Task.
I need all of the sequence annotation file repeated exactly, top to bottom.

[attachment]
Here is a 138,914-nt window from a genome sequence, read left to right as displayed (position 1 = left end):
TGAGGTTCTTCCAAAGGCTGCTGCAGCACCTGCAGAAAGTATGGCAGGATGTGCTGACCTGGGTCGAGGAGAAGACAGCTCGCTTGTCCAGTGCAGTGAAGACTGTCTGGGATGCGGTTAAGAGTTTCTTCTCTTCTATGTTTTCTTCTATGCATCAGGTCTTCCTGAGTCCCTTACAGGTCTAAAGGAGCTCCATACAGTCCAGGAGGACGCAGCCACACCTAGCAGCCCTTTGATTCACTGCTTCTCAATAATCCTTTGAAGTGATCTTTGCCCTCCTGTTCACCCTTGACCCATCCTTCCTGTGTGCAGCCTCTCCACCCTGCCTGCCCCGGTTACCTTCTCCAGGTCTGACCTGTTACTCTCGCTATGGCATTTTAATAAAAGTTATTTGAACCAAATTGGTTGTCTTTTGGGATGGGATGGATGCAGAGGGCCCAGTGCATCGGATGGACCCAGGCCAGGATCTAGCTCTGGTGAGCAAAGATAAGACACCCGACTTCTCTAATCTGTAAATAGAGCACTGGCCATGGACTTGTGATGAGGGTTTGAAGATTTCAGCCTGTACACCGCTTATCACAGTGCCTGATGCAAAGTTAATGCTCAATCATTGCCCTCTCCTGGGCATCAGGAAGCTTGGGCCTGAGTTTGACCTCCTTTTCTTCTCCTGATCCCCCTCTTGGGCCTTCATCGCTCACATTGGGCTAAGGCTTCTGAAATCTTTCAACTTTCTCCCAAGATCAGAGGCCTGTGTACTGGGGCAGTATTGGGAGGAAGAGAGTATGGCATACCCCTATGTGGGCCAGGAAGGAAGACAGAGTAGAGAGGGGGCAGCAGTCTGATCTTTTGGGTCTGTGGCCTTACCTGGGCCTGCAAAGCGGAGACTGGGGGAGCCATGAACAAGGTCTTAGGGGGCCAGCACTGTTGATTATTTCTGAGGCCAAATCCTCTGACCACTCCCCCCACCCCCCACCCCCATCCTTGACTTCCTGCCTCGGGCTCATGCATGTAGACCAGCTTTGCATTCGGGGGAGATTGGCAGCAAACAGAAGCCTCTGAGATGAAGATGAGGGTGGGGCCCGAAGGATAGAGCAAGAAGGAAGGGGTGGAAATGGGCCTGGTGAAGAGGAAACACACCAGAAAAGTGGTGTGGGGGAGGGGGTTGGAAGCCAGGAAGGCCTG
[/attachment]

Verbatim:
Here is a 138,914-nt window from a genome sequence, read left to right as displayed (position 1 = left end):
TGAGGTTCTTCCAAAGGCTGCTGCAGCACCTGCAGAAAGTATGGCAGGATGTGCTGACCTGGGTCGAGGAGAAGACAGCTCGCTTGTCCAGTGCAGTGAAGACTGTCTGGGATGCGGTTAAGAGTTTCTTCTCTTCTATGTTTTCTTCTATGCATCAGGTCTTCCTGAGTCCCTTACAGGTCTAAAGGAGCTCCATACAGTCCAGGAGGACGCAGCCACACCTAGCAGCCCTTTGATTCACTGCTTCTCAATAATCCTTTGAAGTGATCTTTGCCCTCCTGTTCACCCTTGACCCATCCTTCCTGTGTGCAGCCTCTCCACCCTGCCTGCCCCGGTTACCTTCTCCAGGTCTGACCTGTTACTCTCGCTATGGCATTTTAATAAAAGTTATTTGAACCAAATTGGTTGTCTTTTGGGATGGGATGGATGCAGAGGGCCCAGTGCATCGGATGGACCCAGGCCAGGATCTAGCTCTGGTGAGCAAAGATAAGACACCCGACTTCTCTAATCTGTAAATAGAGCACTGGCCATGGACTTGTGATGAGGGTTTGAAGATTTCAGCCTGTACACCGCTTATCACAGTGCCTGATGCAAAGTTAATGCTCAATCATTGCCCTCTCCTGGGCATCAGGAAGCTTGGGCCTGAGTTTGACCTCCTTTTCTTCTCCTGATCCCCCTCTTGGGCCTTCATCGCTCACATTGGGCTAAGGCTTCTGAAATCTTTCAACTTTCTCCCAAGATCAGAGGCCTGTGTACTGGGGCAGTATTGGGAGGAAGAGAGTATGGCATACCCCTATGTGGGCCAGGAAGGAAGACAGAGTAGAGAGGGGGCAGCAGTCTGATCTTTTGGGTCTGTGGCCTTACCTGGGCCTGCAAAGCGGAGACTGGGGGAGCCATGAACAAGGTCTTAGGGGGCCAGCACTGTTGATTATTTCTGAGGCCAAATCCTCTGACCACTCCCCCCACCCCCCACCCCCATCCTTGACTTCCTGCCTCGGGCTCATGCATGTAGACCAGCTTTGCATTCGGGGGAGATTGGCAGCAAACAGAAGCCTCTGAGATGAAGATGAGGGTGGGGCCCGAAGGATAGAGCAAGAAGGAAGGGGTGGAAATGGGCCTGGTGAAGAGGAAACACACCAGAAAAGTGGTGTGGGGGAGGGGGTTGGAAGCCAGGAAGGCCTG